Ruth Woodliff-Stanley

Year A

Second Sunday after Pentecost

The Unexpected

June 14, 2020

Revised Common Lectionary

Hi Everyone,

Welcome to Paintbox. If you're new to the site, you can learn more by visiting the about page. Each week you'll find links to interdisciplinary lessons followed by my collecting question for the week and then my personal reflection.

This week, amid the profound struggle for race justice in our country, and the continued revealing of where we are, I am moved by the many people who are finding the courage to choose hope, despite a myriad of reasons they might do otherwise.



Arts & Architecture

"Wick" from The Secret Garden

Luke MQuillan


Video in which Luke MQuillan sings “Wick” from the musical “The Secret Garden.”

Think about what you are seeing in these days that may be wick.

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Current Events & World Affairs

Report on Black Lives Matter March in Jackson Mississippi on June 7, 2020

Black Lives Matter, Jackson, Mississippi

WAPT Local News

WAPT local news report on Black Lives Matter march in Jackson Mississippi.


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How can we open ourselves to hope?


So Sarah laughed to herself, saying, “After I have grown old, and my husband is old, shall I have pleasure?” The Lord said to Abraham, “Why did Sarah laugh, and say, ‘Shall I indeed bear a child, now that I am old?’ Is anything too wonderful for the Lord? At the set time I will return to you, in due season, and Sarah shall have a son.” But Sarah denied, saying, “I did not laugh”; for she was afraid. He said, “Oh yes, you did laugh.” –Genesis 18:12-15

We expect certain things in certain seasons. Pain followed by joy in birth. Chaos followed by a new emerging order in the early days of life. Attaching to those who love us and then learning how to venture out and find our own voice as we grow. Seasons of trust followed by questioning and then integration of new insights into former models. A season of fecundity and then seasons when we can no longer bear fruit in the ways we had been able to do earlier. Seasons of change and seasons of stability.

Our expectations in the seasons of our lives shape our actions.

In seasons of grief or despair, we come to expect very little. And so, we shut down. We become resigned to what we expect—which is very little. We come to expect very little of others, of ourselves, of the Divine who moves in and through us all.

When God tells Sarah, an old woman, that she would bear a child, she laughs out loud. She had shut down any hope of such a wonderful thing as this. It didn’t seen possible. It was the unexpected.

In times of pain, it’s hard for us to believe the unexpected can happen. It’s hard for us to open our hearts again to hope.

Hope is not an easy or a naive thing. It takes a certain kind of courage to choose hope. And hope cannot be prescribed by one person for another. Or by one group of people to another. Our life experiences are different. So it follows that we each carry different types of pain. This we must respect and deeply honor in one another. To choose hope is an individual decision.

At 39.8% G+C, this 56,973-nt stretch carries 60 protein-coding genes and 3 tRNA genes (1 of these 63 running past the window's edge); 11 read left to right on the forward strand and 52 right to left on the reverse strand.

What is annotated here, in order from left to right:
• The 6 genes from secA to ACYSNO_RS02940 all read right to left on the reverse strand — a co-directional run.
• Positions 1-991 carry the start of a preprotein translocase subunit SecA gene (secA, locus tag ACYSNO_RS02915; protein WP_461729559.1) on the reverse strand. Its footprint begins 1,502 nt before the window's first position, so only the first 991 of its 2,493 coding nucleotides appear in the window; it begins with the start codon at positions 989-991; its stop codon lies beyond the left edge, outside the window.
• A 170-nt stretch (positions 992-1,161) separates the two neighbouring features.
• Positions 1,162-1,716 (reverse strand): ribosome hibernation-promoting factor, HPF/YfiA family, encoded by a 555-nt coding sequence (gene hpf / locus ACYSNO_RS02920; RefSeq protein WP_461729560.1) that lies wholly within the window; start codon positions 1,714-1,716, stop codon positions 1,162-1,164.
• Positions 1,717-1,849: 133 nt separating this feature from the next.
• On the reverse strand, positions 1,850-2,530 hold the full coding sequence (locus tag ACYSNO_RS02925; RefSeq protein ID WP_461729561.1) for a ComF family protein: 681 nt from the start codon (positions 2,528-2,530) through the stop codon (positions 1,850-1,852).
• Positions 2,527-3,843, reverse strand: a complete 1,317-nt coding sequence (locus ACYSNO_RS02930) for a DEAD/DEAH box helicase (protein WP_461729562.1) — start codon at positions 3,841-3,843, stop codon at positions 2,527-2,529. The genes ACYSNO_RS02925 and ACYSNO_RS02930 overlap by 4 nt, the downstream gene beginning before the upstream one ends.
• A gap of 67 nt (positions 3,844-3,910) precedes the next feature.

I am learning I must exercise specific muscles before I can choose hope. Muscles that are particularly difficult to access when I am shut down. The muscle of compassion towards myself. The muscle of tenderness. The muscle of the peace that passes understanding–present deep within us all–even in the most trying times.These are the muscles of the heart. They give us courage. Courage means of the heart.

A wise person told me that compassion for myself is the portal that leads me where I long to go in relationship to others, and indeed in my relationship to the whole wide world. Just as I must strengthen my physical muscles bit by bit—being patient with myself—so must I work with the muscles of my heart. When I do so, I see that my courage grows. I see that I have more space for others. My genuine curiosity emerges. My capacity to grow increases.

Exercising the muscles of the heart lets us extend our roots deep into the soil to find the waters of unconditional love that sustain us and make us strong and verdant, no matter what is happening above the ground.

One of my favorite songs from the musical The Secret Garden is “Wick.” I’ve shared it with you in an earlier post. I offer it again now in today’s arts and architecture lesson because I believe we are in a time in our world, and in many of our psyches, when things that have been wick might be on the verge of coming back to life.

I grew up in Jackson, Mississippi. In today’s current events and world affairs lesson, you’ll find a local news report on the Black Lives Matter march that took place there this past Sunday. I wish I had been there. The road ahead is long; I understand that. And, the public witness on Sunday in Jackson, like in so many other places, reflects to me something wick that is coming to life. Far too long coming. Far too long. Far too many lives lost in my home state. Far too much suffering in this country. Yet, from a land that has borne centuries of anguish, division, and despair, there is a glimmer of something new. Something unexpected.

People are exercising muscles they didn’t know they had.

In the midst of everything else in these days, let us not neglect the muscles of the heart–self-compassion, tenderness, deep peace. For, as my friend told me, they are portals to our connections with one another. These are the muscles that give birth to courage. And with courage, we can choose hope.

Even though grief and despair may have shaped your expectations for a long time, the unexpected is still and always possible.

Look around you. Listen. Go ahead, laugh out loud. The unexpected just might be knocking at your door.